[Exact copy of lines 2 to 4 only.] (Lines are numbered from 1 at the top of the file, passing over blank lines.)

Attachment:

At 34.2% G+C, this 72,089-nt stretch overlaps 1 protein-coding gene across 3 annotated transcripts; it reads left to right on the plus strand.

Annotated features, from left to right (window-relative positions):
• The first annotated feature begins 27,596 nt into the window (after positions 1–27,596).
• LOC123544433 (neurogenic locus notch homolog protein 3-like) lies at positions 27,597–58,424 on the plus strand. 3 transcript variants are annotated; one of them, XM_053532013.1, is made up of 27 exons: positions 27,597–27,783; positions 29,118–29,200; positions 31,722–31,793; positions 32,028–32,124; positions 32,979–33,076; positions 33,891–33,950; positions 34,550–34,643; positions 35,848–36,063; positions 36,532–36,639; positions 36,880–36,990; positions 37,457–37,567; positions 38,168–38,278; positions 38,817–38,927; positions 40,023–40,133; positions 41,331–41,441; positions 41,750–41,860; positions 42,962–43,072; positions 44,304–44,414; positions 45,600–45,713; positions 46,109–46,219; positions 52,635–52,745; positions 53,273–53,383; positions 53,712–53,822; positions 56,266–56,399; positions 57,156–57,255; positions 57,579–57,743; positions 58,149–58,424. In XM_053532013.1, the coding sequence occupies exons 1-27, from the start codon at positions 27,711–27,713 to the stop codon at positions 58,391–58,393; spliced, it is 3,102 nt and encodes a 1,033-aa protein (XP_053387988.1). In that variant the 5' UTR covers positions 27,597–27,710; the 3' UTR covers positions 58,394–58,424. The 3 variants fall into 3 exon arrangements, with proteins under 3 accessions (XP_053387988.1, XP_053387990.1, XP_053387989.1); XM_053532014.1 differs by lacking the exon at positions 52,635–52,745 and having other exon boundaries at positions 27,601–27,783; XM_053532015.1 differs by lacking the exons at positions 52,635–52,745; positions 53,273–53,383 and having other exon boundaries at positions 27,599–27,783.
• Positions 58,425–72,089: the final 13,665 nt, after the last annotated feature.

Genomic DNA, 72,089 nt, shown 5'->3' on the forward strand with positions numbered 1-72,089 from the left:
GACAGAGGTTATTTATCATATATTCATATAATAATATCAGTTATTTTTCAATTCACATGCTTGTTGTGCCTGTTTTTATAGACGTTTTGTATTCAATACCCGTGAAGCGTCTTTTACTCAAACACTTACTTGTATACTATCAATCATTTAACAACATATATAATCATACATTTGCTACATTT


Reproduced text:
Annotated features, from left to right (window-relative positions):
• The first annotated feature begins 27,596 nt into the window (after positions 1–27,596).
• LOC123544433 (neurogenic locus notch homolog protein 3-like) lies at positions 27,597–58,424 on the plus strand. 3 transcript variants are annotated; one of them, XM_053532013.1, is made up of 27 exons: positions 27,597–27,783; positions 29,118–29,200; positions 31,722–31,793; positions 32,028–32,124; positions 32,979–33,076; positions 33,891–33,950; positions 34,550–34,643; positions 35,848–36,063; positions 36,532–36,639; positions 36,880–36,990; positions 37,457–37,567; positions 38,168–38,278; positions 38,817–38,927; positions 40,023–40,133; positions 41,331–41,441; positions 41,750–41,860; positions 42,962–43,072; positions 44,304–44,414; positions 45,600–45,713; positions 46,109–46,219; positions 52,635–52,745; positions 53,273–53,383; positions 53,712–53,822; positions 56,266–56,399; positions 57,156–57,255; positions 57,579–57,743; positions 58,149–58,424. In XM_053532013.1, the coding sequence occupies exons 1-27, from the start codon at positions 27,711–27,713 to the stop codon at positions 58,391–58,393; spliced, it is 3,102 nt and encodes a 1,033-aa protein (XP_053387988.1). In that variant the 5' UTR covers positions 27,597–27,710; the 3' UTR covers positions 58,394–58,424. The 3 variants fall into 3 exon arrangements, with proteins under 3 accessions (XP_053387988.1, XP_053387990.1, XP_053387989.1); XM_053532014.1 differs by lacking the exon at positions 52,635–52,745 and having other exon boundaries at positions 27,601–27,783; XM_053532015.1 differs by lacking the exons at positions 52,635–52,745; positions 53,273–53,383 and having other exon boundaries at positions 27,599–27,783.